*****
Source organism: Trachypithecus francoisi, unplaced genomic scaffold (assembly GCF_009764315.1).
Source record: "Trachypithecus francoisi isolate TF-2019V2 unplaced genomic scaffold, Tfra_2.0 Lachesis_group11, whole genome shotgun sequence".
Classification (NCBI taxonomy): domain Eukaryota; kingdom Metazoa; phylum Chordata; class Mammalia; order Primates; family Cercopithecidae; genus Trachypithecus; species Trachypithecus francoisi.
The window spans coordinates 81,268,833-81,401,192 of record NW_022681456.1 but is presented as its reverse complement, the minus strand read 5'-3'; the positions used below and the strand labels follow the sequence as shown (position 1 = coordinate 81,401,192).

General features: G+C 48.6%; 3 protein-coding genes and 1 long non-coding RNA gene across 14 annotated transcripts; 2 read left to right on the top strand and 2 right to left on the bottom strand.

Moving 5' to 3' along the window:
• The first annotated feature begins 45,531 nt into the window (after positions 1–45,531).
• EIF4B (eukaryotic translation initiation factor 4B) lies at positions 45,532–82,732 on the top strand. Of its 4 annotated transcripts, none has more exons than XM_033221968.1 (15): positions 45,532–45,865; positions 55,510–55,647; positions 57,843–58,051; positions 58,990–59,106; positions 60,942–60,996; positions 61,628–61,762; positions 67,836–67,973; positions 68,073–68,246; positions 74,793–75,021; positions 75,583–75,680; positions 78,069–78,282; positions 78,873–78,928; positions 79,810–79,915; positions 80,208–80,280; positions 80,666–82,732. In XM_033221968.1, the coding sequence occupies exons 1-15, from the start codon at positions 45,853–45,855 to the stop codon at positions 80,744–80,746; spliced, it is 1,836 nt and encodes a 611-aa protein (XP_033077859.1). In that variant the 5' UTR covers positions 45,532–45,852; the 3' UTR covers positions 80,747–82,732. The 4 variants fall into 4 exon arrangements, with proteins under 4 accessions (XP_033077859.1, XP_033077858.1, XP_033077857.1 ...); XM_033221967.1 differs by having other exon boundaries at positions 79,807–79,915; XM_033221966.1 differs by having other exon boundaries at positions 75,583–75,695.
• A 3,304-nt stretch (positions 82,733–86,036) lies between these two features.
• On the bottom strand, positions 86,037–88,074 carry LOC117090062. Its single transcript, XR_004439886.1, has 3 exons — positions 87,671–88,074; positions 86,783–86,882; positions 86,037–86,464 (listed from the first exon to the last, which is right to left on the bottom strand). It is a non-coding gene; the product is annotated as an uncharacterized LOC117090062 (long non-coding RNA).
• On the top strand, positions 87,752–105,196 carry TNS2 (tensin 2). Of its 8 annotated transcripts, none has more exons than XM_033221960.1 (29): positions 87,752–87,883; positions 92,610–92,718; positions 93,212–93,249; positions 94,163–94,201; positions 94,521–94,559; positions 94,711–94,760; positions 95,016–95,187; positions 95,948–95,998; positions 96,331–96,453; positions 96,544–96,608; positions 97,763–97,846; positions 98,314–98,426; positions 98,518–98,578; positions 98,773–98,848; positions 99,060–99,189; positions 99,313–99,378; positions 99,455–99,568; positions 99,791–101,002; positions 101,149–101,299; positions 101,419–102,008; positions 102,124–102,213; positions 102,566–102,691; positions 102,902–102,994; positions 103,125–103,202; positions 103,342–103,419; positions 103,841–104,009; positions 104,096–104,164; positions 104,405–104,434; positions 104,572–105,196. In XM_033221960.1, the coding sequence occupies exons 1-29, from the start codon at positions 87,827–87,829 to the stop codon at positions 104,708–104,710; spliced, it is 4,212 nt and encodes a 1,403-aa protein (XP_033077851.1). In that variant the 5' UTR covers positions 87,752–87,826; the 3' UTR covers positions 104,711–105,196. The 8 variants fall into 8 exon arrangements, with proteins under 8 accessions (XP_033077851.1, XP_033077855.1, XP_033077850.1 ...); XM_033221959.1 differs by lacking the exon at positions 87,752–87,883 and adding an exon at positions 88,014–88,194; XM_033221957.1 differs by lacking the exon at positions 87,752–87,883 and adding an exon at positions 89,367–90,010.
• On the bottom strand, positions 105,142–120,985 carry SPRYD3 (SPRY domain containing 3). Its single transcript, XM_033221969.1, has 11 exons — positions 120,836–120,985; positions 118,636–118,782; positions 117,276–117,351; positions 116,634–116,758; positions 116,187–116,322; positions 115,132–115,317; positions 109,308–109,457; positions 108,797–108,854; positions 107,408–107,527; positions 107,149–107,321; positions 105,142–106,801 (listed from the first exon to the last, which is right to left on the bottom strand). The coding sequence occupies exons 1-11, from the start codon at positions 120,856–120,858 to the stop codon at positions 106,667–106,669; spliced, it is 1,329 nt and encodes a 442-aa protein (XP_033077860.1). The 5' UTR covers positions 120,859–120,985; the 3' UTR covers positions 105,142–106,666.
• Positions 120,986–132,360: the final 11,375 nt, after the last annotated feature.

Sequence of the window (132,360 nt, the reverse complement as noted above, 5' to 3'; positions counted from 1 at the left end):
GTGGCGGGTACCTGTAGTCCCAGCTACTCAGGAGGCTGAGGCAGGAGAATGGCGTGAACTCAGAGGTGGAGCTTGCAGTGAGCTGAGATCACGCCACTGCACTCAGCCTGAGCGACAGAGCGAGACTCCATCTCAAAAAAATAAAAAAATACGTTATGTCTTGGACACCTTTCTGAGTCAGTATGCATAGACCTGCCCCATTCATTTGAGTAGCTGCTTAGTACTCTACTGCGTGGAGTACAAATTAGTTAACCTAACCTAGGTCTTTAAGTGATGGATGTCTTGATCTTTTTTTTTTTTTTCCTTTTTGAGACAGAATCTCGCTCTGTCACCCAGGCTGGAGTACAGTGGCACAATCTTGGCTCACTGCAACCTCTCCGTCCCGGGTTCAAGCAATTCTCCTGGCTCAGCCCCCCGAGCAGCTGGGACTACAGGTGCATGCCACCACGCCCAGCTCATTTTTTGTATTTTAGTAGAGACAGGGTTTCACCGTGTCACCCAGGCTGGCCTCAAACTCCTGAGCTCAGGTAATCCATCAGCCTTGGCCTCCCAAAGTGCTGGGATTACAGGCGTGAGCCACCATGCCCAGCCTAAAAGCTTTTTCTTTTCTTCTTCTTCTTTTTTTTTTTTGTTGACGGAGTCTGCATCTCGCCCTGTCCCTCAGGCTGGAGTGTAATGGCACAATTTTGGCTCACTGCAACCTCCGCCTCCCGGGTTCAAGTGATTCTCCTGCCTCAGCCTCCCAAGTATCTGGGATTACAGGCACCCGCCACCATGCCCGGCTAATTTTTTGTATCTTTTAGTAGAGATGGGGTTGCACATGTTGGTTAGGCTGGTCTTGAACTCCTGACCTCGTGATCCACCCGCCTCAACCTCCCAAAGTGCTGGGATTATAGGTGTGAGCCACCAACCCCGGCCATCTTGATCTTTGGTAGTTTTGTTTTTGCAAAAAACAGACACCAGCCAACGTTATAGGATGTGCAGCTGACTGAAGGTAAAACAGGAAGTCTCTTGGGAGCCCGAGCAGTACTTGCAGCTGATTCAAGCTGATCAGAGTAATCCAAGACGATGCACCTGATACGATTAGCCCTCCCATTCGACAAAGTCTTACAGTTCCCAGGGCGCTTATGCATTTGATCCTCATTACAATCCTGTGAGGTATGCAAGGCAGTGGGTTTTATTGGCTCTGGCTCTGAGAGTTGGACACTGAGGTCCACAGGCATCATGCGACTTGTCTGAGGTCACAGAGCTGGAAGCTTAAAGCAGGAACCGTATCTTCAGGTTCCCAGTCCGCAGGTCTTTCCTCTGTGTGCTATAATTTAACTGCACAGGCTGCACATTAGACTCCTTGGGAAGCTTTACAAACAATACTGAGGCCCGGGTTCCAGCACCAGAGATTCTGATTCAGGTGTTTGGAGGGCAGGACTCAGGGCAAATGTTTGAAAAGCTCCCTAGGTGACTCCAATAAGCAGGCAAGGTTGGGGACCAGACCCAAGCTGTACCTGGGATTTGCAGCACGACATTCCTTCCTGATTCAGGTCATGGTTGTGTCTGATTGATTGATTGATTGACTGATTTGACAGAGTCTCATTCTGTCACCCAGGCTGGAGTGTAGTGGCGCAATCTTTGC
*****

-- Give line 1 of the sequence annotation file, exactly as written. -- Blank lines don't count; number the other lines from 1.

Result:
Source organism: Trachypithecus francoisi, unplaced genomic scaffold (assembly GCF_009764315.1).